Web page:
CT colonography (CTC) can increase colorectal cancer screening capacity in rural underserved communities by pairing local CT scanning with remote interpretation, according to a study in the November issue of the American Journal of Roentgenology.
Although the incidence of colorectal cancer among Native Americans is rising, screening rates remain far below those of the general U.S. population. Rural Arizona medical centers that serve Native American populations report poor compliance with fecal occult blood testing (due to a lack of modern plumbing and inadequate access to the postal service), a lack of flexible sigmoidoscopy and limited availability of optical colonoscopy. The University of Arizona radiology department remotely interprets many local imaging procedures.
The university sought to expand teleradiology service to included CTC screening and designed the study “to determine whether adequate examinations could be obtained with remote supervision after brief on-site instruction,” according to Arnold C. Friedman, MD, department of radiology at the University of Arizona in Tucson, and colleagues.
The researchers provided a one hour CTC presentation and demonstrated a CTC exam for technologists employed at two rural medical centers serving the primarily Native American population.
After training, primary care providers could order screening or diagnostic CTC. The study included 321 patients undergoing CTC between May 21, 2008 and June 8, 2009. Mean age was 60.9 years (range 35 to 88 years), 66 percent of participants were women, 34 percent were men and 87 percent of studies were screening exams.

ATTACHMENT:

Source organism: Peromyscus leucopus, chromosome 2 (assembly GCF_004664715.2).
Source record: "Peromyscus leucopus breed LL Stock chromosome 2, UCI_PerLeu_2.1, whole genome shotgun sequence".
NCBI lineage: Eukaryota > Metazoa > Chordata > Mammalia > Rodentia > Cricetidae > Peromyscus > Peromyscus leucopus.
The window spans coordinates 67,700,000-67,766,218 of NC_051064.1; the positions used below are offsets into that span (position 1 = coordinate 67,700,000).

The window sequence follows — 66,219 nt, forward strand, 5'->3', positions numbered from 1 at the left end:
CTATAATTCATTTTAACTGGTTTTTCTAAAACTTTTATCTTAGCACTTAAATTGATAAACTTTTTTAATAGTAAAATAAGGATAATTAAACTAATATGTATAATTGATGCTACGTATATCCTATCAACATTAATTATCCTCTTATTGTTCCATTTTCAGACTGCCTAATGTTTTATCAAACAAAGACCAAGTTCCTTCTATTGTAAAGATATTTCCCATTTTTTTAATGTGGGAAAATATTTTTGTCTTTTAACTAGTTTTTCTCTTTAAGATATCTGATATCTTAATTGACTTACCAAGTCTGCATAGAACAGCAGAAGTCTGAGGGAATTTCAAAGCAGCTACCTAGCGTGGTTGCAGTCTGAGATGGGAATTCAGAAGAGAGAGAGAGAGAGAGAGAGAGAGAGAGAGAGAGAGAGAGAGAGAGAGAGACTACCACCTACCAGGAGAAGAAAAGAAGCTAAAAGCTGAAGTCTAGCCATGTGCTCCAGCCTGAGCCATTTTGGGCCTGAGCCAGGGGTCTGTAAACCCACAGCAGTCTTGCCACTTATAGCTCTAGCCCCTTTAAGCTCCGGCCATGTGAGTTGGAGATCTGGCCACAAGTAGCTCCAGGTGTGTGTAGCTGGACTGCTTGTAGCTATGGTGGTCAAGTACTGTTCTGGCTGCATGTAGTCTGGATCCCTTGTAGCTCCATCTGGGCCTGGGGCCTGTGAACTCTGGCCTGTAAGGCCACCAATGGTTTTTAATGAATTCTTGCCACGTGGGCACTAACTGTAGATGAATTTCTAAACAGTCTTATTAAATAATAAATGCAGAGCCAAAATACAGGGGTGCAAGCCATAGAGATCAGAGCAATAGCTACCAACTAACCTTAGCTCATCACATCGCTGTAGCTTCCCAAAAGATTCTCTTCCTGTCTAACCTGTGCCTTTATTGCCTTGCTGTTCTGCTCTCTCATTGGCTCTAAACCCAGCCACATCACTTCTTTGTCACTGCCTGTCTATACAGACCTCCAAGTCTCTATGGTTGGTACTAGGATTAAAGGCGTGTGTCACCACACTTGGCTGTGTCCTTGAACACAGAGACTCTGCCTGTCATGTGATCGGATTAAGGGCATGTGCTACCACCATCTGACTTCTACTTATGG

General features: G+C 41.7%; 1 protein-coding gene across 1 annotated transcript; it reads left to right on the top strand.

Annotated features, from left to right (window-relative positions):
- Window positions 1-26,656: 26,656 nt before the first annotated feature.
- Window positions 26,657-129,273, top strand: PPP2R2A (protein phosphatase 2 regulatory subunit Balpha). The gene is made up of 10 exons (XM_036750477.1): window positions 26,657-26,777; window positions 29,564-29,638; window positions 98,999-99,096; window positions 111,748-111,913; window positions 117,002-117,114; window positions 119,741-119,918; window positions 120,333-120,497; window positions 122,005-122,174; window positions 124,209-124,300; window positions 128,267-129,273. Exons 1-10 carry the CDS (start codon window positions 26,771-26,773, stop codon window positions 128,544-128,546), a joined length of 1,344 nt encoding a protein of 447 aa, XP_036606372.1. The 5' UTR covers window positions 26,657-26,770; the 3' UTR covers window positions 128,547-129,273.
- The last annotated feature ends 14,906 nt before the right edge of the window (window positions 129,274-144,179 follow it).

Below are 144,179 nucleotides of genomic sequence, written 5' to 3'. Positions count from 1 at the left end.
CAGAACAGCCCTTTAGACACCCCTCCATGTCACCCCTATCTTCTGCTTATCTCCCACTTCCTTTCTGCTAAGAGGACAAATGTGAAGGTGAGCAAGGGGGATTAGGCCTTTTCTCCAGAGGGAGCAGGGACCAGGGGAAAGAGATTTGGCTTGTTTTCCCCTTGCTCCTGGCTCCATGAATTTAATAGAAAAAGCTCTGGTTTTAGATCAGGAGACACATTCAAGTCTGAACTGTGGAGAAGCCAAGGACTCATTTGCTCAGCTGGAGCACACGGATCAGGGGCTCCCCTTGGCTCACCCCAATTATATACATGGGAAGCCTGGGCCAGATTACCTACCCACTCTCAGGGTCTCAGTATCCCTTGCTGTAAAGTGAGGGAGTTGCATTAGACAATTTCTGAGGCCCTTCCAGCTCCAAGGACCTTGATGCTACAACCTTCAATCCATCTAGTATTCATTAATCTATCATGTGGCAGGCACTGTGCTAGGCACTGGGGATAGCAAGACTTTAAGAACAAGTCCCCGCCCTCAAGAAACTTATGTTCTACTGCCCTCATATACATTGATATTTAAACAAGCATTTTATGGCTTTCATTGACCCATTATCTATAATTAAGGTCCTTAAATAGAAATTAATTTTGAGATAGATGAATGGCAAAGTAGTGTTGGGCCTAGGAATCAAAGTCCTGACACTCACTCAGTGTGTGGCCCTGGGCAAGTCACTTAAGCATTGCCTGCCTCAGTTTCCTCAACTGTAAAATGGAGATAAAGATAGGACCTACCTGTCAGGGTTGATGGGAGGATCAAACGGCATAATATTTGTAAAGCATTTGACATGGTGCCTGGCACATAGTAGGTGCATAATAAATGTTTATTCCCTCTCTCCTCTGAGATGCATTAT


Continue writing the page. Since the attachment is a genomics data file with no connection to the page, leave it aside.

The authors assessed image quality, grading images on a five-point scale and tabulating CTC Reporting and Data System (C-RADS) colon (C) and extracolonic (E) scores for clinical reports.
Friedman and colleagues reported that approximately 92 percent of patients had diagnostic quality exams according to measured parameters: stool, fluid and distention. Retrospective review of reports revealed similar results with 8 percent of studies nondiagnostic.
The authors reviewed potentially correctable incidents with CT technologists whenever possible, and techs referred to radiology reports for ongoing feedback.
Twenty-seven patients had C-RADS C2 exams; 24 of the 27 patients had polyps between 6 and 9 mm. Optical colonoscopy findings were available for 12 of the patients and confirmed polyps as true positive in 41.6 percent of these cases. The authors calculated an overall true-positive rate of 46 percent after one patient had a 6 mm polyp confirmed with follow-up CTC after one year.
The authors reported 17 patients with C3 CTC studies with at least one polyp 10 mm or larger or three or more 6- to 9-mm polyps. Fifteen patients underwent optical colonoscopy or surgical followup, which confirmed CTC results in 40 percent of patients.
Four percent of patients had E scores of E3 (“likely unimportant finding but incompletely characterized”), after retrospective review of the CTC reports. Another 4 percent had E4 exams, (“potentially clinically important”).
“Our results show that CTC can be introduced with minimal effort to rural underserved communities, adequately performed locally, and then interpreted remotely,” concluded Friedman, who pointed out that the seemingly low positive predictive value between 40 and 46 percent is higher than the 23 to 40 percent reported in the American College of Radiology Imaging Network trial for polyps 6 mm or larger. The authors also recommended optical colonoscopy followup for low-confidence CTC results, which may have contributed to the false positive rate.
Friedman and colleagues shared several obstacles: patient resistance to optical colonoscopy after a positive CTC, the need to repeatedly share indications for CTC with referring physicians and a perceived higher incidence of suboptimal studies with novice CT techs.
The authors also referred to several limits to the study. Specifically, many patients did not undergo optical colonoscopy, which may translate into false-negative colorectal polyps or CTC-missed cancers. In addition, the small study did not employ the randomized clinical trial model and it involved only one reader.
Ultimately, the authors stated that the data suggest the feasibility of CTC in underserved rural areas, noting that the model adheres to the NIH Colorectal Cancer Screening Conference Panel’s recommendation of